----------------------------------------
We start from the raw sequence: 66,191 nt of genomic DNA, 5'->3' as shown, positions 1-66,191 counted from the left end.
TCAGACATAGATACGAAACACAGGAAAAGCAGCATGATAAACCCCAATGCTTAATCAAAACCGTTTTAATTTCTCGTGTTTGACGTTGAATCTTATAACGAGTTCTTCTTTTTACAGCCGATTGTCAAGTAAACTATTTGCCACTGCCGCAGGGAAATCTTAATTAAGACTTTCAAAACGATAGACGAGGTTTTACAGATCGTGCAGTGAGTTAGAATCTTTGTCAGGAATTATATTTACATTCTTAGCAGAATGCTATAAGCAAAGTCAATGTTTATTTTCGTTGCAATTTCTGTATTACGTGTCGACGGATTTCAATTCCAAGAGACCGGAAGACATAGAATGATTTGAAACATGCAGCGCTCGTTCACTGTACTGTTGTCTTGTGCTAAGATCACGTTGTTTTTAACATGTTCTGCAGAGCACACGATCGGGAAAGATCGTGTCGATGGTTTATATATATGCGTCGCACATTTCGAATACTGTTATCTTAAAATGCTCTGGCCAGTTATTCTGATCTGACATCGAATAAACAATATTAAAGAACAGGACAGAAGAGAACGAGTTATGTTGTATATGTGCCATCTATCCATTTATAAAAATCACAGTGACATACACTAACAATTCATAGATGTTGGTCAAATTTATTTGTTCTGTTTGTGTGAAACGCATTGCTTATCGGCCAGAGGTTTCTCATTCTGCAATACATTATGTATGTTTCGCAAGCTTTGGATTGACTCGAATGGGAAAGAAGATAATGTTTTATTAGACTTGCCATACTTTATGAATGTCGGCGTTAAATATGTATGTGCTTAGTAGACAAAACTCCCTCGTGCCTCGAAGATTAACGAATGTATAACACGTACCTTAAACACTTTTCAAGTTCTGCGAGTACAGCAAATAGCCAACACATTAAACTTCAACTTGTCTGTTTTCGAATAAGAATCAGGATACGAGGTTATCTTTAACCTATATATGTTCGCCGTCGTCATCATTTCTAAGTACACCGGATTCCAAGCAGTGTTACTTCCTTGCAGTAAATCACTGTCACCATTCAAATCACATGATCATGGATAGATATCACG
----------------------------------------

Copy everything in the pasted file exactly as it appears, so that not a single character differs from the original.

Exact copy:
We start from the raw sequence: 66,191 nt of genomic DNA, 5'->3' as shown, positions 1-66,191 counted from the left end.
TCAGACATAGATACGAAACACAGGAAAAGCAGCATGATAAACCCCAATGCTTAATCAAAACCGTTTTAATTTCTCGTGTTTGACGTTGAATCTTATAACGAGTTCTTCTTTTTACAGCCGATTGTCAAGTAAACTATTTGCCACTGCCGCAGGGAAATCTTAATTAAGACTTTCAAAACGATAGACGAGGTTTTACAGATCGTGCAGTGAGTTAGAATCTTTGTCAGGAATTATATTTACATTCTTAGCAGAATGCTATAAGCAAAGTCAATGTTTATTTTCGTTGCAATTTCTGTATTACGTGTCGACGGATTTCAATTCCAAGAGACCGGAAGACATAGAATGATTTGAAACATGCAGCGCTCGTTCACTGTACTGTTGTCTTGTGCTAAGATCACGTTGTTTTTAACATGTTCTGCAGAGCACACGATCGGGAAAGATCGTGTCGATGGTTTATATATATGCGTCGCACATTTCGAATACTGTTATCTTAAAATGCTCTGGCCAGTTATTCTGATCTGACATCGAATAAACAATATTAAAGAACAGGACAGAAGAGAACGAGTTATGTTGTATATGTGCCATCTATCCATTTATAAAAATCACAGTGACATACACTAACAATTCATAGATGTTGGTCAAATTTATTTGTTCTGTTTGTGTGAAACGCATTGCTTATCGGCCAGAGGTTTCTCATTCTGCAATACATTATGTATGTTTCGCAAGCTTTGGATTGACTCGAATGGGAAAGAAGATAATGTTTTATTAGACTTGCCATACTTTATGAATGTCGGCGTTAAATATGTATGTGCTTAGTAGACAAAACTCCCTCGTGCCTCGAAGATTAACGAATGTATAACACGTACCTTAAACACTTTTCAAGTTCTGCGAGTACAGCAAATAGCCAACACATTAAACTTCAACTTGTCTGTTTTCGAATAAGAATCAGGATACGAGGTTATCTTTAACCTATATATGTTCGCCGTCGTCATCATTTCTAAGTACACCGGATTCCAAGCAGTGTTACTTCCTTGCAGTAAATCACTGTCACCATTCAAATCACATGATCATGGATAGATATCACG